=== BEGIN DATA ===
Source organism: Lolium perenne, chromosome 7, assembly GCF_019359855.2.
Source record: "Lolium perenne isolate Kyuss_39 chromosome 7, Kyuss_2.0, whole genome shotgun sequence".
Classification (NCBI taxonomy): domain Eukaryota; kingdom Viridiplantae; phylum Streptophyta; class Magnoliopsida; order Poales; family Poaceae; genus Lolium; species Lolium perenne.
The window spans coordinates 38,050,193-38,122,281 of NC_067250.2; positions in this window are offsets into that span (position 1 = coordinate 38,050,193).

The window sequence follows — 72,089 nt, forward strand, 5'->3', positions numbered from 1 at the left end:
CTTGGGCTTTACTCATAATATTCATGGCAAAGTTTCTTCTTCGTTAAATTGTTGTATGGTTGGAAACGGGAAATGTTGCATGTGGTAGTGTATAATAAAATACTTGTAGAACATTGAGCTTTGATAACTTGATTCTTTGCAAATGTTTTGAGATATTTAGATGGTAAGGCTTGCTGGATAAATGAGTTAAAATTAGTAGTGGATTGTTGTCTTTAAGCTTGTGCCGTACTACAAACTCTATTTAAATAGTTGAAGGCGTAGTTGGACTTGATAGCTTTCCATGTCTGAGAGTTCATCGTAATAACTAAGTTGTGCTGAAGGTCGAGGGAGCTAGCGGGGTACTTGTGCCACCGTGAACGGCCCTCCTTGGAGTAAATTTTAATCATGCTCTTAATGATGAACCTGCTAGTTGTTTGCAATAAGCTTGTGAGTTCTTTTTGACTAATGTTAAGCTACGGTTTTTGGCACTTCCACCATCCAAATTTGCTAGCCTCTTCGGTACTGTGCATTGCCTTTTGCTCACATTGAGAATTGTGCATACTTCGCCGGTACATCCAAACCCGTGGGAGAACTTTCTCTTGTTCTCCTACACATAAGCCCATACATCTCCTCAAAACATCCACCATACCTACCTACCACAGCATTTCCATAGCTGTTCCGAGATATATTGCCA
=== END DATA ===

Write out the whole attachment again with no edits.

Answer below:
Source organism: Lolium perenne, chromosome 7, assembly GCF_019359855.2.
Source record: "Lolium perenne isolate Kyuss_39 chromosome 7, Kyuss_2.0, whole genome shotgun sequence".
Classification (NCBI taxonomy): domain Eukaryota; kingdom Viridiplantae; phylum Streptophyta; class Magnoliopsida; order Poales; family Poaceae; genus Lolium; species Lolium perenne.
The window spans coordinates 38,050,193-38,122,281 of NC_067250.2; positions in this window are offsets into that span (position 1 = coordinate 38,050,193).

The window sequence follows — 72,089 nt, forward strand, 5'->3', positions numbered from 1 at the left end:
CTTGGGCTTTACTCATAATATTCATGGCAAAGTTTCTTCTTCGTTAAATTGTTGTATGGTTGGAAACGGGAAATGTTGCATGTGGTAGTGTATAATAAAATACTTGTAGAACATTGAGCTTTGATAACTTGATTCTTTGCAAATGTTTTGAGATATTTAGATGGTAAGGCTTGCTGGATAAATGAGTTAAAATTAGTAGTGGATTGTTGTCTTTAAGCTTGTGCCGTACTACAAACTCTATTTAAATAGTTGAAGGCGTAGTTGGACTTGATAGCTTTCCATGTCTGAGAGTTCATCGTAATAACTAAGTTGTGCTGAAGGTCGAGGGAGCTAGCGGGGTACTTGTGCCACCGTGAACGGCCCTCCTTGGAGTAAATTTTAATCATGCTCTTAATGATGAACCTGCTAGTTGTTTGCAATAAGCTTGTGAGTTCTTTTTGACTAATGTTAAGCTACGGTTTTTGGCACTTCCACCATCCAAATTTGCTAGCCTCTTCGGTACTGTGCATTGCCTTTTGCTCACATTGAGAATTGTGCATACTTCGCCGGTACATCCAAACCCGTGGGAGAACTTTCTCTTGTTCTCCTACACATAAGCCCATACATCTCCTCAAAACATCCACCATACCTACCTACCACAGCATTTCCATAGCTGTTCCGAGATATATTGCCA